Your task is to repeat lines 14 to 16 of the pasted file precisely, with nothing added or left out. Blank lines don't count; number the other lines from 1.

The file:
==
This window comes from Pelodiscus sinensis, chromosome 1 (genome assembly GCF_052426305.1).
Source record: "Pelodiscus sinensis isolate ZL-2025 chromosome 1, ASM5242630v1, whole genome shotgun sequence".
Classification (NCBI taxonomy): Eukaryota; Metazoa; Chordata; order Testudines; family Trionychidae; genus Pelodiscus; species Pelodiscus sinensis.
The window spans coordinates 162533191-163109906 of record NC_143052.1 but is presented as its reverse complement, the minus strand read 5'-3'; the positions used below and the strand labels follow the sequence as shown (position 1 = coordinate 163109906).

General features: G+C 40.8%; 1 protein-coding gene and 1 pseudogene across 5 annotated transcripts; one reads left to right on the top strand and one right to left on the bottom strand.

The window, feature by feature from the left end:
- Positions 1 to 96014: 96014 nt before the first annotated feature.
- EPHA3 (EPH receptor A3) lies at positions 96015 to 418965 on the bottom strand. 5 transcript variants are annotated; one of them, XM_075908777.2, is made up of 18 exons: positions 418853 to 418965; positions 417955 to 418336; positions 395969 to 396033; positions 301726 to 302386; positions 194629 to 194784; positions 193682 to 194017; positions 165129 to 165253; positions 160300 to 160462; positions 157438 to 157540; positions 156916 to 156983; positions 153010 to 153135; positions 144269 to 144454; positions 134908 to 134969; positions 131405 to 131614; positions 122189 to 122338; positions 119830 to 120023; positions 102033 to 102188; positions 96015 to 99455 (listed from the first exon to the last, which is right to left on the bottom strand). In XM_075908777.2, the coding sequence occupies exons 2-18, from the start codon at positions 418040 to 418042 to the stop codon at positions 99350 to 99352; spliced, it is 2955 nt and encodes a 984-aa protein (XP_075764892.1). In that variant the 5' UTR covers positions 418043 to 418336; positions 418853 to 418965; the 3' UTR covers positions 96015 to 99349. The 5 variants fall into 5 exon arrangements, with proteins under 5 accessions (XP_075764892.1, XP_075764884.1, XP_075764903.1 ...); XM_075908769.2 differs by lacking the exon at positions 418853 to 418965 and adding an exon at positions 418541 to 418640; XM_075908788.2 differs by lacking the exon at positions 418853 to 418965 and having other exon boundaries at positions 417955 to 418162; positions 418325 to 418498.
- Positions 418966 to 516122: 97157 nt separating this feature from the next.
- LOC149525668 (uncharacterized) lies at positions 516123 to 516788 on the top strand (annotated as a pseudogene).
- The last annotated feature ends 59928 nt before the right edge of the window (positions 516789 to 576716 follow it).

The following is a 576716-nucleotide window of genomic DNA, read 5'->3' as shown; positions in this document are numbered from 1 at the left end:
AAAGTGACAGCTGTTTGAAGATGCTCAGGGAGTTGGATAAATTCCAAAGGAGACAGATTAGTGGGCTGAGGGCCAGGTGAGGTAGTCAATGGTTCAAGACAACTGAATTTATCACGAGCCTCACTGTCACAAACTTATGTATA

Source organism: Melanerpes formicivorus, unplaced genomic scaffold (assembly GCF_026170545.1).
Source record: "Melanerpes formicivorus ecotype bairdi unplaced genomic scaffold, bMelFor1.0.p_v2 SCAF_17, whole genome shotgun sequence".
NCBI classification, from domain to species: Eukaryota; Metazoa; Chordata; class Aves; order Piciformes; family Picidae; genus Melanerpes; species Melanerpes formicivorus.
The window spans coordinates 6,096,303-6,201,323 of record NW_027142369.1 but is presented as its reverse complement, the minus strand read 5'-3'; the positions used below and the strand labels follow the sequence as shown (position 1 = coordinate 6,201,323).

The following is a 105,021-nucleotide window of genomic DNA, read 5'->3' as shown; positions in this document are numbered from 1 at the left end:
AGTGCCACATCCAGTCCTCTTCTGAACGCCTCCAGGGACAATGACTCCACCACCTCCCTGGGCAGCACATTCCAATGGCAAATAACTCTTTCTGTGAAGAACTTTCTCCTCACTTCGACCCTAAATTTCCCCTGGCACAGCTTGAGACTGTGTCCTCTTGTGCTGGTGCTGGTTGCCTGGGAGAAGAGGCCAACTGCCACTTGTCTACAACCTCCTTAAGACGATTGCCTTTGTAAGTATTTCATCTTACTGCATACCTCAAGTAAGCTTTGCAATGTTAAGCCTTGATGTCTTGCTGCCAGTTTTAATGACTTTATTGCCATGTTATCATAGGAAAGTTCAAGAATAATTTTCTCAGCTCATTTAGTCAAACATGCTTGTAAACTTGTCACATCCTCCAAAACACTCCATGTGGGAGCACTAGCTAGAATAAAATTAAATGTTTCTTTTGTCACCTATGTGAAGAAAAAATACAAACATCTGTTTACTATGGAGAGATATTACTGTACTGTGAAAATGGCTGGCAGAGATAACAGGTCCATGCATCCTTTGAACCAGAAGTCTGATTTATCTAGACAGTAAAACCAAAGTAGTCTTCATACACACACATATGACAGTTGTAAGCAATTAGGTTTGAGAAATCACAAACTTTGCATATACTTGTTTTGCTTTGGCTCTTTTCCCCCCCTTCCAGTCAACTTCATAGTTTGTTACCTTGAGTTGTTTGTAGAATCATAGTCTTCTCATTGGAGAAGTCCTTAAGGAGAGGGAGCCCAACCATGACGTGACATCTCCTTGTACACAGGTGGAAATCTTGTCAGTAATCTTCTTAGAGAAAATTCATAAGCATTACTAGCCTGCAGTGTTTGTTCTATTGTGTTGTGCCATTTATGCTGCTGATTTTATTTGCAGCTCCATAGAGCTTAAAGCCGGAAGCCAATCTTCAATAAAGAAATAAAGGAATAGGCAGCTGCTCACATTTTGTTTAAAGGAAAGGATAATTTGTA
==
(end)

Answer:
Source organism: Melanerpes formicivorus, unplaced genomic scaffold (assembly GCF_026170545.1).
Source record: "Melanerpes formicivorus ecotype bairdi unplaced genomic scaffold, bMelFor1.0.p_v2 SCAF_17, whole genome shotgun sequence".
NCBI classification, from domain to species: Eukaryota; Metazoa; Chordata; class Aves; order Piciformes; family Picidae; genus Melanerpes; species Melanerpes formicivorus.